Research shows that simply feeling like you’re part of a team of people working on a task can make people more motivated as they take on challenges. In a study by Stanford, participants who were primed to act collaboratively stuck at their task 64% longer than their solitary peers, whilst also reporting higher engagement levels, lower fatigue levels and a higher success rate.
In another study that examined over 1,100 companies on the topic of collaboration and found that companies that promoted collaborative working were 5 times as likely to be high performing. The researchers found that while many companies aspired to be collaborative, a relative minority managed to achieve good results. One important factor is offering an incentive to be collaborative.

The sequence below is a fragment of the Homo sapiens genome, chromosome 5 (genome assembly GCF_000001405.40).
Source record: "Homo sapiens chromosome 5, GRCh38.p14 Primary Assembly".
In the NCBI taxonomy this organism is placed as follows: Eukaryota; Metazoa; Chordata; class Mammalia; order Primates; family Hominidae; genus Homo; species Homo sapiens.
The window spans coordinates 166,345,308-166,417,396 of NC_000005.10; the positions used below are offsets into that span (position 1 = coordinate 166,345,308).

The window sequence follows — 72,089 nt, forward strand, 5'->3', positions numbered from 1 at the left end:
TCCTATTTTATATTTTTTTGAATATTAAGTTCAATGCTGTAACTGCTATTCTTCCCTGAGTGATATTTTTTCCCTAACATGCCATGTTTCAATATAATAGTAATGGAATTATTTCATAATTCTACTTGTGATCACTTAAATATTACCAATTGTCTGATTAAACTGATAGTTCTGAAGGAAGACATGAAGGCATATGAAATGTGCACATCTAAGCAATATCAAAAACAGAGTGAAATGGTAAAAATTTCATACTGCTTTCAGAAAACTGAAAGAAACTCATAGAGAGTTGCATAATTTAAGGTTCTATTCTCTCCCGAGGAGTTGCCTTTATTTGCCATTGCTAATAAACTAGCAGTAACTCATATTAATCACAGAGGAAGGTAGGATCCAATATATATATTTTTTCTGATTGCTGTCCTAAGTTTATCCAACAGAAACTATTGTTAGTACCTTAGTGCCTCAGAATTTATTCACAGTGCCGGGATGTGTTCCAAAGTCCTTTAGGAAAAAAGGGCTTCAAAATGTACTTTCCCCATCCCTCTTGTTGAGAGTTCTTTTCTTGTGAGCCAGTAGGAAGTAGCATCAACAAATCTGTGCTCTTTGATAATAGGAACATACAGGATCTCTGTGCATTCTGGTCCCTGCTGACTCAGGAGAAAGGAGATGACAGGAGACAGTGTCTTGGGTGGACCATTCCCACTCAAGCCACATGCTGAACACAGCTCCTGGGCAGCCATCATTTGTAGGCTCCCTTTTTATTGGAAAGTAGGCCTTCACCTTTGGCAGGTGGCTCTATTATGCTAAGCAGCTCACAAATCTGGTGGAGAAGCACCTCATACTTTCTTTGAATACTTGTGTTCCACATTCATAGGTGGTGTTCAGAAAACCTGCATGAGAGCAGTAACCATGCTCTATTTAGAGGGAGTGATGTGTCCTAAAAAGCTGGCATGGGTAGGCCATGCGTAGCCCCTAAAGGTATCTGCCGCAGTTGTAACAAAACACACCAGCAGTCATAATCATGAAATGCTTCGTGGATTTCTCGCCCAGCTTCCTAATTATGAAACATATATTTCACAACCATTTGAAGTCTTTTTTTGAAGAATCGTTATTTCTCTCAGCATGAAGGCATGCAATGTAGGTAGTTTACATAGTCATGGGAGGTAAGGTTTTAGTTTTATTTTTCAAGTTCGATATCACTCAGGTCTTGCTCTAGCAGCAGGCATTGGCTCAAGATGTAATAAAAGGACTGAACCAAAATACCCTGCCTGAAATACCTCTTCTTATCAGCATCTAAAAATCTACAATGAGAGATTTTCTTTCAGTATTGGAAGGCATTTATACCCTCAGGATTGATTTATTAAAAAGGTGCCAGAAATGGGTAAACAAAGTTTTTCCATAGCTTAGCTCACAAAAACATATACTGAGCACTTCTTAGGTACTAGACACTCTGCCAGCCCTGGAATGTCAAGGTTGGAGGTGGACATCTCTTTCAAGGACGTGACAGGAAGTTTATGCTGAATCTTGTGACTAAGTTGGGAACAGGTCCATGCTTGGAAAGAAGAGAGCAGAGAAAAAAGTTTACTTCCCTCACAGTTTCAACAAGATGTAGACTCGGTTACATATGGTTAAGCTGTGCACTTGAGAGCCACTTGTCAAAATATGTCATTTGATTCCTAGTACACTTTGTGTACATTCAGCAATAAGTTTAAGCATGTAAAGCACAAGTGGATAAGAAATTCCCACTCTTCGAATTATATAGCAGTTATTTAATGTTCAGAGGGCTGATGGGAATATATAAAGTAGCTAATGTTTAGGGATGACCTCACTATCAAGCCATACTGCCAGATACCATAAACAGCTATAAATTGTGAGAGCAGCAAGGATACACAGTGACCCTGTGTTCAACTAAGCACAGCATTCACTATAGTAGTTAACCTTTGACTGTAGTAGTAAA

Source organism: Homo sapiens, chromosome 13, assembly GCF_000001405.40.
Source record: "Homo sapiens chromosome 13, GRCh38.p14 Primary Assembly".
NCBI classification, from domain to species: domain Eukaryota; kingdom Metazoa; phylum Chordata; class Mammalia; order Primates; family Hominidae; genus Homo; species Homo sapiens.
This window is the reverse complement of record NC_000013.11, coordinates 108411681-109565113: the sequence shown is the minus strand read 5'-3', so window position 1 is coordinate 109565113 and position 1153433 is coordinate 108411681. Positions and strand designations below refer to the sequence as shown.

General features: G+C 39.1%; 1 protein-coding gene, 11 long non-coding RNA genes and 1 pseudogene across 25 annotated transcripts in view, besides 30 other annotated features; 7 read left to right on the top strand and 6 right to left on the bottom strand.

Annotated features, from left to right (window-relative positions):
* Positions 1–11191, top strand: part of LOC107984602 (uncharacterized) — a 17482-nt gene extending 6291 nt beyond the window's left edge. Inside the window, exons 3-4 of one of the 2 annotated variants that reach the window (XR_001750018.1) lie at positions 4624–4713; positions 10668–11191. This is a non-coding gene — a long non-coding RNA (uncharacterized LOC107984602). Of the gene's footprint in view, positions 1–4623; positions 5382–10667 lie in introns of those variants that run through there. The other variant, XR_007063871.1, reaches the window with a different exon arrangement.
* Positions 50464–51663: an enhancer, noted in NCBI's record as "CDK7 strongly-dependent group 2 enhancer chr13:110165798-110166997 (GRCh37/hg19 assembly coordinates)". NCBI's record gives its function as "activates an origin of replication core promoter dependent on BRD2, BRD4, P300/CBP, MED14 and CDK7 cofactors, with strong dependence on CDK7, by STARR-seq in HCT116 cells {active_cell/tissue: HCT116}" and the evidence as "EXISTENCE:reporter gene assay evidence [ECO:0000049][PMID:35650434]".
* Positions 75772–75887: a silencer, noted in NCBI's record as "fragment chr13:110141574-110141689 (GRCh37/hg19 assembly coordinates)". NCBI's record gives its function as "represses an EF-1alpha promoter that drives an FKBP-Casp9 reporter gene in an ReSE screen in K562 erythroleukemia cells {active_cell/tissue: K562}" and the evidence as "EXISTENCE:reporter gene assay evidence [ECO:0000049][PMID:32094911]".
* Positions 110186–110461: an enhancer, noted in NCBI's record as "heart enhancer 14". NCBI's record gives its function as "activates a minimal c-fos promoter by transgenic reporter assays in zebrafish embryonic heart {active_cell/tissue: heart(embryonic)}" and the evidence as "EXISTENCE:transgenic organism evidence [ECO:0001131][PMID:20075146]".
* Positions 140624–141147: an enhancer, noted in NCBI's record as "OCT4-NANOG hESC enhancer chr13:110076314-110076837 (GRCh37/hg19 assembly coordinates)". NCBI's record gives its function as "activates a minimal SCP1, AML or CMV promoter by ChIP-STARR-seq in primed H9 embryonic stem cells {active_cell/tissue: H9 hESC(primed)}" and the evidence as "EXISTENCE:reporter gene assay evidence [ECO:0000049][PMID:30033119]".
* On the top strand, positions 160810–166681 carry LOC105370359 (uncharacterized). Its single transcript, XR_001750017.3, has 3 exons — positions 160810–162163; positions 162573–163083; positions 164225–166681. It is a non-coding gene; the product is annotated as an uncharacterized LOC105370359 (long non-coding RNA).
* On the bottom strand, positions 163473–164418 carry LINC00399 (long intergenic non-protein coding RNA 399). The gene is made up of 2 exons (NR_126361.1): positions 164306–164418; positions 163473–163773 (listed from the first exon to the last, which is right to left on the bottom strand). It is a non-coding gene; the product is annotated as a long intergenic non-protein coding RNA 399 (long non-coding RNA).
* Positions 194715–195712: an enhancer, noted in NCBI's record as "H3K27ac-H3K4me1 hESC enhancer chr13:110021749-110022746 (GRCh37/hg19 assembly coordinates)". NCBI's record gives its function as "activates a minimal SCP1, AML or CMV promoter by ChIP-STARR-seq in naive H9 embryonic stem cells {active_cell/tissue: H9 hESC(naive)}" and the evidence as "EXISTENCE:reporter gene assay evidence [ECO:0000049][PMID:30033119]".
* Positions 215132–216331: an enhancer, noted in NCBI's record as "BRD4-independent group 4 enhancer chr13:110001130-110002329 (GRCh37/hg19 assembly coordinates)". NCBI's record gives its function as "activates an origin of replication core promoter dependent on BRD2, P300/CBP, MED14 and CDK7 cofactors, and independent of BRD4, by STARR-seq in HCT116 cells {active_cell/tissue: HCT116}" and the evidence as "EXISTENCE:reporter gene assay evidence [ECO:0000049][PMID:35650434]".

“The lack of incentives and rewards is the most common and powerful barrier to effective collaboration. Yet, most talent management systems are designed to reward individual achievement, not team accomplishments,” said Kevin Martin, Chief Research Officer, i4cp. “Finding ways to recognize and reward individuals, leaders, and teams who engage in productive collaborative behaviours can pay off in a big way.”